Wednesday, October 28, 2009

Cool Radio

Not one but two programs airing tonight, one on AshevilleFM, the other on WCQS, will repay your attention, dear Reader - especially if you're interested in photography and/or music as those two arts are practiced in the great small city of Asheville, NC, USA, third planet from the Sun.

At 6:00PM, photographers Rob Amberg and Tim Barnwell sit down for an interview with David Hurand, long-time host of WCQS' "Conversations". Both these fine lens masters actually focus (if you will) their work beyond the city, in the rural countryside and within the small communities that have persisted there, despite all the pressures otherwise, for many decades, in some cases since the mountains were first settled. Both have new books coming out. It should be a fascinating conversation.

At 8:00, AshevilleFM's Jonathan Price welcomes the world-class musicians of Free Planet Radio to his program "Tenor to Tabla". I had the pleasure of recording the session with Free Planet, so I know that he'll be featuring the rehearsal of two songs and his own insightful interview. Who knows, though, what else Jonathan will throw into the mix? He promises "plenty of non-Western nuggets from my own collection", so it's bound to be worth a listen.

Not sure how long the Amberg/Barnwell show will be archived, and AshevilleFM's archive is not yet up (though I'll try to make sure this one gets uploaded somewhere as soon as possible), so you might just need to tune in, either on the FM dial (WCQS still has a terrestrial signal, at 88.1, but also provides an internet stream), or on your trusty computer (that's the high-bandwidth stream; if you need low-bandwidth, click here).


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Anonymous Anonymous said...

Web casting, or broadcasting over the internet, is a media file (audio-video mostly) distributed over the internet using streaming media technology. Streaming implies media played as a continuous stream and received real time by the browser (end user). Streaming technology enables a single content source to be distributed to many simultaneous viewers. Streaming video bandwidth is typically calculated in gigabytes of data transferred. It is important to estimate how many viewers you can reach, for example in a live webcast, given your bandwidth constraints or conversely, if you are expecting a certain audience size, what bandwidth resources you need to deploy.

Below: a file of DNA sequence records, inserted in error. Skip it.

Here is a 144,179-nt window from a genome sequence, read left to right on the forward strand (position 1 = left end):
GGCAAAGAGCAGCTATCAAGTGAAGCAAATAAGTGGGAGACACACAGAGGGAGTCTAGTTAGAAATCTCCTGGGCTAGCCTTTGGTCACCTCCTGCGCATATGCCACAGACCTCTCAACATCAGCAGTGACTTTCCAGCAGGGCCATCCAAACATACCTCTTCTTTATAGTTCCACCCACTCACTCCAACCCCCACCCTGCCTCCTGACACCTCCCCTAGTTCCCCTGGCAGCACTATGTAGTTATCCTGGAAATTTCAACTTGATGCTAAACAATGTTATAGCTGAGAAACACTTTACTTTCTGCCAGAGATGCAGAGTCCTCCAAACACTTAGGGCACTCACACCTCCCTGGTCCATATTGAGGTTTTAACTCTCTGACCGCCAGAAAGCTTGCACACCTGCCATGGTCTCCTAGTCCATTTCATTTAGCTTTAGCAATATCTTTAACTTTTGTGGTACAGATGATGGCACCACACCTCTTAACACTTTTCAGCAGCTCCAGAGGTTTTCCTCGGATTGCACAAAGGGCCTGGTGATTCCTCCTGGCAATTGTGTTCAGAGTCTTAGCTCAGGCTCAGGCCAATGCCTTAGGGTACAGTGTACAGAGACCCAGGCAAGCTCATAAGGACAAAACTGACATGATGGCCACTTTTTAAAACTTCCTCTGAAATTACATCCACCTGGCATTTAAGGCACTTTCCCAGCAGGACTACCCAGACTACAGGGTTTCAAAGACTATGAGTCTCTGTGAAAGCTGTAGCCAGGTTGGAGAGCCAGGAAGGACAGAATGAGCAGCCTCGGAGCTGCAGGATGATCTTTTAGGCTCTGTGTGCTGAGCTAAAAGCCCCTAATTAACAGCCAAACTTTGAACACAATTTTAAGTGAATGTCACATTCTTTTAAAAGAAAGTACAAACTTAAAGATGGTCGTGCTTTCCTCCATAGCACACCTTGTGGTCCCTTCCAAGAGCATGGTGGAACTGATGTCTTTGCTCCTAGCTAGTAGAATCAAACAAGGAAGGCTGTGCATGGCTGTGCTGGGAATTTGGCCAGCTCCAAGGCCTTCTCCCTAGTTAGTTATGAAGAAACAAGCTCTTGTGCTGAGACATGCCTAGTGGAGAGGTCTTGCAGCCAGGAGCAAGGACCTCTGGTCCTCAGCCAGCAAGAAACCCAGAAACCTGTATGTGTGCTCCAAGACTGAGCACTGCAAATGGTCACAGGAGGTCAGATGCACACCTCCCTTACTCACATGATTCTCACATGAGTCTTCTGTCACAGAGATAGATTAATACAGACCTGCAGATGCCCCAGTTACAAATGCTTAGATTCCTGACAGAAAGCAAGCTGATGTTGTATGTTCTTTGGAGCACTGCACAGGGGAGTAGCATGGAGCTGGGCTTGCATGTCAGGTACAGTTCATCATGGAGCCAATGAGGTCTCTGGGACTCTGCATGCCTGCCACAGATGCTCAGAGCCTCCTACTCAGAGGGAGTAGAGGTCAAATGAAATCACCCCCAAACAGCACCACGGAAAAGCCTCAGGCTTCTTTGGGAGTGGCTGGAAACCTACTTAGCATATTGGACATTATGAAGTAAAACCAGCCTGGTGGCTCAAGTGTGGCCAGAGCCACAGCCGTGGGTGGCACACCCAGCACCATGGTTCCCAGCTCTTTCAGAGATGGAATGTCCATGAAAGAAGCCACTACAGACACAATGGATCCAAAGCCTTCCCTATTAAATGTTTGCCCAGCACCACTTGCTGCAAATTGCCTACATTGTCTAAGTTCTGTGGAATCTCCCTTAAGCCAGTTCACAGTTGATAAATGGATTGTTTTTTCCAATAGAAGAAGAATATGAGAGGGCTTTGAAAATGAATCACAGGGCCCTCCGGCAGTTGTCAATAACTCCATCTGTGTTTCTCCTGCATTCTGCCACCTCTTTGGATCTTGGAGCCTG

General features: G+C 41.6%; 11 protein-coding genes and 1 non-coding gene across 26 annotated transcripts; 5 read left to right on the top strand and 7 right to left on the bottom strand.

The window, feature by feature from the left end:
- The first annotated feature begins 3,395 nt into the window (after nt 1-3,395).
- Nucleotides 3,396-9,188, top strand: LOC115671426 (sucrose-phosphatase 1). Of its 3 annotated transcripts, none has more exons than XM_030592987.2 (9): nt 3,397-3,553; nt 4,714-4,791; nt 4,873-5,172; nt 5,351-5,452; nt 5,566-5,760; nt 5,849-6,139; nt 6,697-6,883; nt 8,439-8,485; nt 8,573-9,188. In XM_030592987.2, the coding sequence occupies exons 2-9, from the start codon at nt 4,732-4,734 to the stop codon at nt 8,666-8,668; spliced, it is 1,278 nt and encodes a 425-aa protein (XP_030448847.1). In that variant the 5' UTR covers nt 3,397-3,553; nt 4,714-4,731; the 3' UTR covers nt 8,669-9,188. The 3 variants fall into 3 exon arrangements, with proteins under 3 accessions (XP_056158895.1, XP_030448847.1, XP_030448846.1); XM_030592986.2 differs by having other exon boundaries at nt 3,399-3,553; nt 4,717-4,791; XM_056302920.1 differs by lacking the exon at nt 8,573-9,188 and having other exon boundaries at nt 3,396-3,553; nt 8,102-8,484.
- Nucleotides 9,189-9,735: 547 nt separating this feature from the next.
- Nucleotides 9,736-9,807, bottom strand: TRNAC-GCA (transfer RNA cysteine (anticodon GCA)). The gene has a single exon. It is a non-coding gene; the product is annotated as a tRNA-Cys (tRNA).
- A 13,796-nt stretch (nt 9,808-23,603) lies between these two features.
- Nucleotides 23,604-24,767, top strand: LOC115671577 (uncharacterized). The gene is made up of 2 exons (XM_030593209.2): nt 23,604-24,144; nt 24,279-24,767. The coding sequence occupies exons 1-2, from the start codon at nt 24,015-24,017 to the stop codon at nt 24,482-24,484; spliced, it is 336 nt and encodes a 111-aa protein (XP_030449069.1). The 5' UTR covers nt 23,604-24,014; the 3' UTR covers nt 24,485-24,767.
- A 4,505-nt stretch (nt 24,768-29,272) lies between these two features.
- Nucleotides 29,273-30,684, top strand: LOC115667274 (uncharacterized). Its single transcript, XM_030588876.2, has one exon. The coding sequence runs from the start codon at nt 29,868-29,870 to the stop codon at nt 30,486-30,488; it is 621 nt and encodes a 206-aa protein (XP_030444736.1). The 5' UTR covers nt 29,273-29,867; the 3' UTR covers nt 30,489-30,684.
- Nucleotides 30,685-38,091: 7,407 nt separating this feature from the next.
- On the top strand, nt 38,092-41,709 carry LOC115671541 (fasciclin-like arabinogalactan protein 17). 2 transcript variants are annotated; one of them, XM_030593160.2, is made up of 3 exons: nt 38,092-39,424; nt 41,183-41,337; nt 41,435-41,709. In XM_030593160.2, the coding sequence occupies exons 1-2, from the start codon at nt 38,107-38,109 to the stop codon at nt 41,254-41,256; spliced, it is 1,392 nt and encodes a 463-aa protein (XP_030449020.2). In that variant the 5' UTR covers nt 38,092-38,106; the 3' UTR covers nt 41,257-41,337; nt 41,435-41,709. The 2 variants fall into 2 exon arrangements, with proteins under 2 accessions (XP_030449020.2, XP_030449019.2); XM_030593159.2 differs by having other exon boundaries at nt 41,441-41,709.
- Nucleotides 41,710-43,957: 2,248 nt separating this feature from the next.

To estimate how many viewers you can reach during a webcast, consider some parlance:
One viewer: 1 click of a video player button at one location logged on
One viewer hour: 1 viewer connected for 1 hour
100 viewer hours: 100 viewers connected for 1 hour…

Typically webcasts will be offered at different bit rates or quality levels corresponding to different user’s internet connection speeds. Bit rate implies the rate at which bits (basic data units) are transferred. It denotes how much data is transmitted in a given amount of time. (bps / Kbps / Mbps…). Quality improves as more bits are used for each second of the playback. Video of 3000 Kbps will look better than one of say 1000Kbps. This is just like quality of a image is represented in resolution, for video (or audio) it is measured by the bit rate.

2:14 AM  

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